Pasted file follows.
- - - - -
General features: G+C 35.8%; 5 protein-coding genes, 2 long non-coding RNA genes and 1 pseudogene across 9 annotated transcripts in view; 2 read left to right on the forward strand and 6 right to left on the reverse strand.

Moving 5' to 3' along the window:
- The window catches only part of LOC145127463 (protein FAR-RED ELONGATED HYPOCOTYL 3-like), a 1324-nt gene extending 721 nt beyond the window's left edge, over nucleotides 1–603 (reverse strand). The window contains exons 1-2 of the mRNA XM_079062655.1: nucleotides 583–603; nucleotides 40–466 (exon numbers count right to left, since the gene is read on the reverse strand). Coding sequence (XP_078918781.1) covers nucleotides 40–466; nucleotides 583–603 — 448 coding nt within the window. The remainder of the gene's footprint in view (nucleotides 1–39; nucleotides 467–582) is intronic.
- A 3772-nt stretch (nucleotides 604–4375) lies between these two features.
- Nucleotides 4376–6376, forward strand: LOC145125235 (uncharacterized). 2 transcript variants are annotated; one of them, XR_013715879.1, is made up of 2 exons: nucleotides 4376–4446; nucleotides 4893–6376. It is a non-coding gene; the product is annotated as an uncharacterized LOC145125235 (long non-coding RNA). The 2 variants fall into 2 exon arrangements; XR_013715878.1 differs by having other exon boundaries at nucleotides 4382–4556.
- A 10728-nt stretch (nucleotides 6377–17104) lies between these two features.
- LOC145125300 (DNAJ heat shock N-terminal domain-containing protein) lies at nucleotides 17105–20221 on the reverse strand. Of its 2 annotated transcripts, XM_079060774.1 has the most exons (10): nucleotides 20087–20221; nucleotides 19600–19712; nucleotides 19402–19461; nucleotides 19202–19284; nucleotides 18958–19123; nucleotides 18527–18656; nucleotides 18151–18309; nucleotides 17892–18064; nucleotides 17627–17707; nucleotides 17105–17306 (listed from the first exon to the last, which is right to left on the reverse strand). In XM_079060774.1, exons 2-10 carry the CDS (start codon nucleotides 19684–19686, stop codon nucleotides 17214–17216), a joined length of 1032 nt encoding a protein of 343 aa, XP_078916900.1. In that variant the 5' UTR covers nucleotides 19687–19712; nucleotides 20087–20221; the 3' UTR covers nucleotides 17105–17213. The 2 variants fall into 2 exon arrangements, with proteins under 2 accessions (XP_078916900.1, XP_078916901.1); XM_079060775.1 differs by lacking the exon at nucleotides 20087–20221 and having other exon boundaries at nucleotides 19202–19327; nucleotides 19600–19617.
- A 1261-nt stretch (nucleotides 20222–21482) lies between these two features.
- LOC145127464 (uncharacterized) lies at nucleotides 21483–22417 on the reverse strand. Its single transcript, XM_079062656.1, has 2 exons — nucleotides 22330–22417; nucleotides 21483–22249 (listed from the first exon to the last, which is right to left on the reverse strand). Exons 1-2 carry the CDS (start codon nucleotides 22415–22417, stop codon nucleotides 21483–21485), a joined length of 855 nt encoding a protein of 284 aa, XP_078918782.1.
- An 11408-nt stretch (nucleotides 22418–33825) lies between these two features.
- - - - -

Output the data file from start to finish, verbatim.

General features: G+C 35.8%; 5 protein-coding genes, 2 long non-coding RNA genes and 1 pseudogene across 9 annotated transcripts in view; 2 read left to right on the forward strand and 6 right to left on the reverse strand.

Moving 5' to 3' along the window:
- The window catches only part of LOC145127463 (protein FAR-RED ELONGATED HYPOCOTYL 3-like), a 1324-nt gene extending 721 nt beyond the window's left edge, over nucleotides 1–603 (reverse strand). The window contains exons 1-2 of the mRNA XM_079062655.1: nucleotides 583–603; nucleotides 40–466 (exon numbers count right to left, since the gene is read on the reverse strand). Coding sequence (XP_078918781.1) covers nucleotides 40–466; nucleotides 583–603 — 448 coding nt within the window. The remainder of the gene's footprint in view (nucleotides 1–39; nucleotides 467–582) is intronic.
- A 3772-nt stretch (nucleotides 604–4375) lies between these two features.
- Nucleotides 4376–6376, forward strand: LOC145125235 (uncharacterized). 2 transcript variants are annotated; one of them, XR_013715879.1, is made up of 2 exons: nucleotides 4376–4446; nucleotides 4893–6376. It is a non-coding gene; the product is annotated as an uncharacterized LOC145125235 (long non-coding RNA). The 2 variants fall into 2 exon arrangements; XR_013715878.1 differs by having other exon boundaries at nucleotides 4382–4556.
- A 10728-nt stretch (nucleotides 6377–17104) lies between these two features.
- LOC145125300 (DNAJ heat shock N-terminal domain-containing protein) lies at nucleotides 17105–20221 on the reverse strand. Of its 2 annotated transcripts, XM_079060774.1 has the most exons (10): nucleotides 20087–20221; nucleotides 19600–19712; nucleotides 19402–19461; nucleotides 19202–19284; nucleotides 18958–19123; nucleotides 18527–18656; nucleotides 18151–18309; nucleotides 17892–18064; nucleotides 17627–17707; nucleotides 17105–17306 (listed from the first exon to the last, which is right to left on the reverse strand). In XM_079060774.1, exons 2-10 carry the CDS (start codon nucleotides 19684–19686, stop codon nucleotides 17214–17216), a joined length of 1032 nt encoding a protein of 343 aa, XP_078916900.1. In that variant the 5' UTR covers nucleotides 19687–19712; nucleotides 20087–20221; the 3' UTR covers nucleotides 17105–17213. The 2 variants fall into 2 exon arrangements, with proteins under 2 accessions (XP_078916900.1, XP_078916901.1); XM_079060775.1 differs by lacking the exon at nucleotides 20087–20221 and having other exon boundaries at nucleotides 19202–19327; nucleotides 19600–19617.
- A 1261-nt stretch (nucleotides 20222–21482) lies between these two features.
- LOC145127464 (uncharacterized) lies at nucleotides 21483–22417 on the reverse strand. Its single transcript, XM_079062656.1, has 2 exons — nucleotides 22330–22417; nucleotides 21483–22249 (listed from the first exon to the last, which is right to left on the reverse strand). Exons 1-2 carry the CDS (start codon nucleotides 22415–22417, stop codon nucleotides 21483–21485), a joined length of 855 nt encoding a protein of 284 aa, XP_078918782.1.
- An 11408-nt stretch (nucleotides 22418–33825) lies between these two features.